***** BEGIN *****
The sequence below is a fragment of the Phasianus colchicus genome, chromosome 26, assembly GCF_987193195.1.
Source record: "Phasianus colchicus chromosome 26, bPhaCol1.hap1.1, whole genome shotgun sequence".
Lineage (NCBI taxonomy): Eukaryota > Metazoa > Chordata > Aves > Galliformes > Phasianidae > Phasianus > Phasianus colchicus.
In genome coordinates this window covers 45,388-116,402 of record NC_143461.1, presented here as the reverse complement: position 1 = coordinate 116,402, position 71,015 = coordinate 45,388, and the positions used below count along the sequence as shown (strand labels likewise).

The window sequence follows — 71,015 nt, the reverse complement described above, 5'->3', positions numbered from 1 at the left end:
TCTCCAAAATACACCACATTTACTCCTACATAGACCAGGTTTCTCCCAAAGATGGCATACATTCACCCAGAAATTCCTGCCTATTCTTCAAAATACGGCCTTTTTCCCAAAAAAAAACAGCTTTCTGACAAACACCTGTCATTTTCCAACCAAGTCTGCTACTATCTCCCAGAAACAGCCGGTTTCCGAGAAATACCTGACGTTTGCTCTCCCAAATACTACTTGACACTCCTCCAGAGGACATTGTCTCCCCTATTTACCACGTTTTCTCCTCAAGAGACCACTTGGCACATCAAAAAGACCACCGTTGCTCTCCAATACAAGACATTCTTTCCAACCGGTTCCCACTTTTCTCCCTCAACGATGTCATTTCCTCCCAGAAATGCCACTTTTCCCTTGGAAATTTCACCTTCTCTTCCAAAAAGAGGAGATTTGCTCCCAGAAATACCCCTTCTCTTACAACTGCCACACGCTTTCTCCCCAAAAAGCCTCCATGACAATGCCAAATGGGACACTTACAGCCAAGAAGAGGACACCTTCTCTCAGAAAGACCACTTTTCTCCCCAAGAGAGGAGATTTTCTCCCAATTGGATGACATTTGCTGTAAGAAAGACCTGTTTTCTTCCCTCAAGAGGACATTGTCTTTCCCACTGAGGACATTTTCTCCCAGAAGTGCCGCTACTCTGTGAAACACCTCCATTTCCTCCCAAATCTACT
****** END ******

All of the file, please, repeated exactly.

The sequence below is a fragment of the Phasianus colchicus genome, chromosome 26, assembly GCF_987193195.1.
Source record: "Phasianus colchicus chromosome 26, bPhaCol1.hap1.1, whole genome shotgun sequence".
Lineage (NCBI taxonomy): Eukaryota > Metazoa > Chordata > Aves > Galliformes > Phasianidae > Phasianus > Phasianus colchicus.
In genome coordinates this window covers 45,388-116,402 of record NC_143461.1, presented here as the reverse complement: position 1 = coordinate 116,402, position 71,015 = coordinate 45,388, and the positions used below count along the sequence as shown (strand labels likewise).

The window sequence follows — 71,015 nt, the reverse complement described above, 5'->3', positions numbered from 1 at the left end:
TCTCCAAAATACACCACATTTACTCCTACATAGACCAGGTTTCTCCCAAAGATGGCATACATTCACCCAGAAATTCCTGCCTATTCTTCAAAATACGGCCTTTTTCCCAAAAAAAAACAGCTTTCTGACAAACACCTGTCATTTTCCAACCAAGTCTGCTACTATCTCCCAGAAACAGCCGGTTTCCGAGAAATACCTGACGTTTGCTCTCCCAAATACTACTTGACACTCCTCCAGAGGACATTGTCTCCCCTATTTACCACGTTTTCTCCTCAAGAGACCACTTGGCACATCAAAAAGACCACCGTTGCTCTCCAATACAAGACATTCTTTCCAACCGGTTCCCACTTTTCTCCCTCAACGATGTCATTTCCTCCCAGAAATGCCACTTTTCCCTTGGAAATTTCACCTTCTCTTCCAAAAAGAGGAGATTTGCTCCCAGAAATACCCCTTCTCTTACAACTGCCACACGCTTTCTCCCCAAAAAGCCTCCATGACAATGCCAAATGGGACACTTACAGCCAAGAAGAGGACACCTTCTCTCAGAAAGACCACTTTTCTCCCCAAGAGAGGAGATTTTCTCCCAATTGGATGACATTTGCTGTAAGAAAGACCTGTTTTCTTCCCTCAAGAGGACATTGTCTTTCCCACTGAGGACATTTTCTCCCAGAAGTGCCGCTACTCTGTGAAACACCTCCATTTCCTCCCAAATCTACT